In most cases, the impedance varies from a high in the bass to a low in the highs by about a factor of 9 or 10 to 1. They are fundamentally different from a speaker in a box, whose impedance curve is a pretty good map of its efficiency (hence in many cases best driven by a voltage source for flat frequency response). The impedance curve of an ESL is not based on the resonance of a driver in a box; essentially its based on a capacitor; so if one is to put out a given x sound pressure at 30Hz, the speaker needs the same power to do that as it does at 10KHz.
This means that ESL manufacturers have to resort to some tricks depending on what part of the market they cater to. Martin Logan for example keeps their impedances low- about 4 ohms in the bass, resulting in about 0.5 ohms at 15 or 20KHz. The latter impedance is so low that the speaker cable often becomes a factor in the driving impedance, which I suspect is by intention, in order to limit the current that the amp makes so as not to be as bright. If the amp driving the speaker is a voltage source and is able to act that way when driving a Martin Logan, you can see that there will be too much energy at high frequencies. Since a lot of solid state amps run into troubles with these impedances they get away with it; its helpful that there is not a lot of energy up there.
Sound Labs, at the other extreme (and capable of true 20-20KHz operation) are as much as 30 ohms in the bass, and to drive them with solid state takes a rather large amp despite the speaker being relatively efficient (you can see that a mic placed at 1 meter from the speaker will not pick up all that the driver radiates; for such speakers a more accurate value will be the measured sensitivity + 6db, which is experienced at a greater distance from the speaker). For example a 600 watt amp can only make about 150 watts in the bass on a Sound Lab- and not surprisingly, a lot of solid state amps tend to be bass shy on this speaker. Tube amps on the other hand can make power into loads like that so its not uncommon to see a 150 or 200 watt tube amp keep up easily with a 600 watt amp in this case.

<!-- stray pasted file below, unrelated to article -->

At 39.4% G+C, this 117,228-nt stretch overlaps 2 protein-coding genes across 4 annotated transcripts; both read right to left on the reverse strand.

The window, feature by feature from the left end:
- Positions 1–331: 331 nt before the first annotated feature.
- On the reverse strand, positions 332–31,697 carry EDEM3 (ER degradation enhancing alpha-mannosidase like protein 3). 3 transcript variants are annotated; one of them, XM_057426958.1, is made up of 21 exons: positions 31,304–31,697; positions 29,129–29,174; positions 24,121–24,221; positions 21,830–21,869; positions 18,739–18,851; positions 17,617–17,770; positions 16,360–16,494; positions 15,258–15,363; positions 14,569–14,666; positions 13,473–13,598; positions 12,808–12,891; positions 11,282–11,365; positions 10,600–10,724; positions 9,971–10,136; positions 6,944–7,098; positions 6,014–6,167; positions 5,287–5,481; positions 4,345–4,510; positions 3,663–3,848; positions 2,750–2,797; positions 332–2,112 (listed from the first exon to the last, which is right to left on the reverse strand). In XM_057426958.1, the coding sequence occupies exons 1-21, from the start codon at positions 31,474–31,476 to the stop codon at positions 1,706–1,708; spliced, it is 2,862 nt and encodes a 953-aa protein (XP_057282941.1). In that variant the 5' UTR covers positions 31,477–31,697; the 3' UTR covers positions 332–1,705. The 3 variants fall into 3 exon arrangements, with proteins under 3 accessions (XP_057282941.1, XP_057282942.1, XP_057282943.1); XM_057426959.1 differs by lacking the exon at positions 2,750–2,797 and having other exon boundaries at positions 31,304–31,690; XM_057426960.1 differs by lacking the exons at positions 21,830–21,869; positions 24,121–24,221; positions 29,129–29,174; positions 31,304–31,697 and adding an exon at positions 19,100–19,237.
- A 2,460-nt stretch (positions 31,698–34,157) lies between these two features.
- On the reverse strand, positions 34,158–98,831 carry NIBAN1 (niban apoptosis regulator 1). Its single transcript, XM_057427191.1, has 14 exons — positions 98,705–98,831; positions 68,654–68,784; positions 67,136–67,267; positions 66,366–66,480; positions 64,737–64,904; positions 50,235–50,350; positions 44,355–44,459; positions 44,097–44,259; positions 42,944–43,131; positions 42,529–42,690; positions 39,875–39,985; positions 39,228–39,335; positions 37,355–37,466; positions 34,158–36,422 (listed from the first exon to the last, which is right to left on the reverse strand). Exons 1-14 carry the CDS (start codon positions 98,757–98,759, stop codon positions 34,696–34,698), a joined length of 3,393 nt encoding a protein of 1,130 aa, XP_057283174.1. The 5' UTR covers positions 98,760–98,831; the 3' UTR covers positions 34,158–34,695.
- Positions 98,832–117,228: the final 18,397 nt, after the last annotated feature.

This is not the case with ML and a number of others as their impedance does not favor tube amps at all. With the higher impedance ESLs it is common knowledge that you need an amp that can make voltage. At this link you can view the impedance curve of the old ESL57 (2nd post):
With most speakers employing a permanent magnet, the magnetic field can sag a bit as current is put through the voice coil. According to a friend in the industry (who makes drivers for a lot of OEMs in the US) Alnico, while the weakest magnet used, also sags the least so has a certain following amongst audiophiles. An ESL's motive force is unaffected by the amplifier's current to move the diaphragm (since it derives from a high voltage power supply), and so the argument is that the driver is thus faster and lower distortion. Its certainly not about the diaphragm being as light as air, although because of their size, they don't need much excursion, like any planar.
The old Quads made by Peter Walker were reputed to be one of the lowest distortion speakers made for many years.